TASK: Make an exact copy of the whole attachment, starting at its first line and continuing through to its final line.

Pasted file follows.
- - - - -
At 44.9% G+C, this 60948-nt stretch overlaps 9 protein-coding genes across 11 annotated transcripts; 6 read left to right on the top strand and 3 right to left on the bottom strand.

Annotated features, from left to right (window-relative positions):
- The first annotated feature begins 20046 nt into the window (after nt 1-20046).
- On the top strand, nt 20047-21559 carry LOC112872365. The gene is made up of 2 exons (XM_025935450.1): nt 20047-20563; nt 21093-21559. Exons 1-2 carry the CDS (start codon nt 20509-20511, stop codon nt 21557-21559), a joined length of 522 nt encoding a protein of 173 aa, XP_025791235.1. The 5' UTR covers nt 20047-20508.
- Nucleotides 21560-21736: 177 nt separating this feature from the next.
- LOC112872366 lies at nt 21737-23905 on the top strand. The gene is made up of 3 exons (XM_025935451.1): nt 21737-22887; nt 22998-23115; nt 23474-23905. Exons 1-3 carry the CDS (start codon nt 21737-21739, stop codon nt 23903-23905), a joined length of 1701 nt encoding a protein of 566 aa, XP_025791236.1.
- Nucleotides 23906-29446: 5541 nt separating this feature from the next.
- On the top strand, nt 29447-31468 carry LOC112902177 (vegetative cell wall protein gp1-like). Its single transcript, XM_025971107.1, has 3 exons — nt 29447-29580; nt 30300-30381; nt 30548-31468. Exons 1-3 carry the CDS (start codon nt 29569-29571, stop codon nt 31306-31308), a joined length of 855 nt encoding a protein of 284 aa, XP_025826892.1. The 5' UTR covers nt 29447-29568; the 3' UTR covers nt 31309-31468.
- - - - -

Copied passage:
At 44.9% G+C, this 60948-nt stretch overlaps 9 protein-coding genes across 11 annotated transcripts; 6 read left to right on the top strand and 3 right to left on the bottom strand.

Annotated features, from left to right (window-relative positions):
- The first annotated feature begins 20046 nt into the window (after nt 1-20046).
- On the top strand, nt 20047-21559 carry LOC112872365. The gene is made up of 2 exons (XM_025935450.1): nt 20047-20563; nt 21093-21559. Exons 1-2 carry the CDS (start codon nt 20509-20511, stop codon nt 21557-21559), a joined length of 522 nt encoding a protein of 173 aa, XP_025791235.1. The 5' UTR covers nt 20047-20508.
- Nucleotides 21560-21736: 177 nt separating this feature from the next.
- LOC112872366 lies at nt 21737-23905 on the top strand. The gene is made up of 3 exons (XM_025935451.1): nt 21737-22887; nt 22998-23115; nt 23474-23905. Exons 1-3 carry the CDS (start codon nt 21737-21739, stop codon nt 23903-23905), a joined length of 1701 nt encoding a protein of 566 aa, XP_025791236.1.
- Nucleotides 23906-29446: 5541 nt separating this feature from the next.
- On the top strand, nt 29447-31468 carry LOC112902177 (vegetative cell wall protein gp1-like). Its single transcript, XM_025971107.1, has 3 exons — nt 29447-29580; nt 30300-30381; nt 30548-31468. Exons 1-3 carry the CDS (start codon nt 29569-29571, stop codon nt 31306-31308), a joined length of 855 nt encoding a protein of 284 aa, XP_025826892.1. The 5' UTR covers nt 29447-29568; the 3' UTR covers nt 31309-31468.